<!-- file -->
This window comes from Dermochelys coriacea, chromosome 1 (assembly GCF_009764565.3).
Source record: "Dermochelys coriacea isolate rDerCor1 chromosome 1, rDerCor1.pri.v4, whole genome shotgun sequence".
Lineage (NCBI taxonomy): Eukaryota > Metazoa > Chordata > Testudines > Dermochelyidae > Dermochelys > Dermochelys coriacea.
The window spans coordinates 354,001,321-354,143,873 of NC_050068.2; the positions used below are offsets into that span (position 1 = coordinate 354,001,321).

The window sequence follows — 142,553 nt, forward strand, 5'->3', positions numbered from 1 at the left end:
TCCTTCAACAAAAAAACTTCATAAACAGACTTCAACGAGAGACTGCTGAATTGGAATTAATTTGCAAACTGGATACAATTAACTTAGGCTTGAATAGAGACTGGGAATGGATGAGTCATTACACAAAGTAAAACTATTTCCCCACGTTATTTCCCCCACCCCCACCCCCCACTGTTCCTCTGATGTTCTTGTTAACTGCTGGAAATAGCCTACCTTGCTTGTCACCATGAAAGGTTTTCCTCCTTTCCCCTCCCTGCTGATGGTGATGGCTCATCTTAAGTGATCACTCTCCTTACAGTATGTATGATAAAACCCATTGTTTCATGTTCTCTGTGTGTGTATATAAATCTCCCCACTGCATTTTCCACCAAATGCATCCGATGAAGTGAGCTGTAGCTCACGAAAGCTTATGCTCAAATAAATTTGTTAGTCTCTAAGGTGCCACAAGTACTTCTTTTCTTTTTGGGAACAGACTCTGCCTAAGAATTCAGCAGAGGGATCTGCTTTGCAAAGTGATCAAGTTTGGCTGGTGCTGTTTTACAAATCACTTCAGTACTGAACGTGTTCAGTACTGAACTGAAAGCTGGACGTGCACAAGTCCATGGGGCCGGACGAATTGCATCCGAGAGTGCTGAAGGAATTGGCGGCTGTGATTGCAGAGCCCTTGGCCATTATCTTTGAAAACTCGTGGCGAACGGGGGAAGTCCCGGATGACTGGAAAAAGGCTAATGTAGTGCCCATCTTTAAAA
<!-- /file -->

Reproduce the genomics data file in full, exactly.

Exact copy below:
This window comes from Dermochelys coriacea, chromosome 1 (assembly GCF_009764565.3).
Source record: "Dermochelys coriacea isolate rDerCor1 chromosome 1, rDerCor1.pri.v4, whole genome shotgun sequence".
Lineage (NCBI taxonomy): Eukaryota > Metazoa > Chordata > Testudines > Dermochelyidae > Dermochelys > Dermochelys coriacea.
The window spans coordinates 354,001,321-354,143,873 of NC_050068.2; the positions used below are offsets into that span (position 1 = coordinate 354,001,321).

The window sequence follows — 142,553 nt, forward strand, 5'->3', positions numbered from 1 at the left end:
TCCTTCAACAAAAAAACTTCATAAACAGACTTCAACGAGAGACTGCTGAATTGGAATTAATTTGCAAACTGGATACAATTAACTTAGGCTTGAATAGAGACTGGGAATGGATGAGTCATTACACAAAGTAAAACTATTTCCCCACGTTATTTCCCCCACCCCCACCCCCCACTGTTCCTCTGATGTTCTTGTTAACTGCTGGAAATAGCCTACCTTGCTTGTCACCATGAAAGGTTTTCCTCCTTTCCCCTCCCTGCTGATGGTGATGGCTCATCTTAAGTGATCACTCTCCTTACAGTATGTATGATAAAACCCATTGTTTCATGTTCTCTGTGTGTGTATATAAATCTCCCCACTGCATTTTCCACCAAATGCATCCGATGAAGTGAGCTGTAGCTCACGAAAGCTTATGCTCAAATAAATTTGTTAGTCTCTAAGGTGCCACAAGTACTTCTTTTCTTTTTGGGAACAGACTCTGCCTAAGAATTCAGCAGAGGGATCTGCTTTGCAAAGTGATCAAGTTTGGCTGGTGCTGTTTTACAAATCACTTCAGTACTGAACGTGTTCAGTACTGAACTGAAAGCTGGACGTGCACAAGTCCATGGGGCCGGACGAATTGCATCCGAGAGTGCTGAAGGAATTGGCGGCTGTGATTGCAGAGCCCTTGGCCATTATCTTTGAAAACTCGTGGCGAACGGGGGAAGTCCCGGATGACTGGAAAAAGGCTAATGTAGTGCCCATCTTTAAAA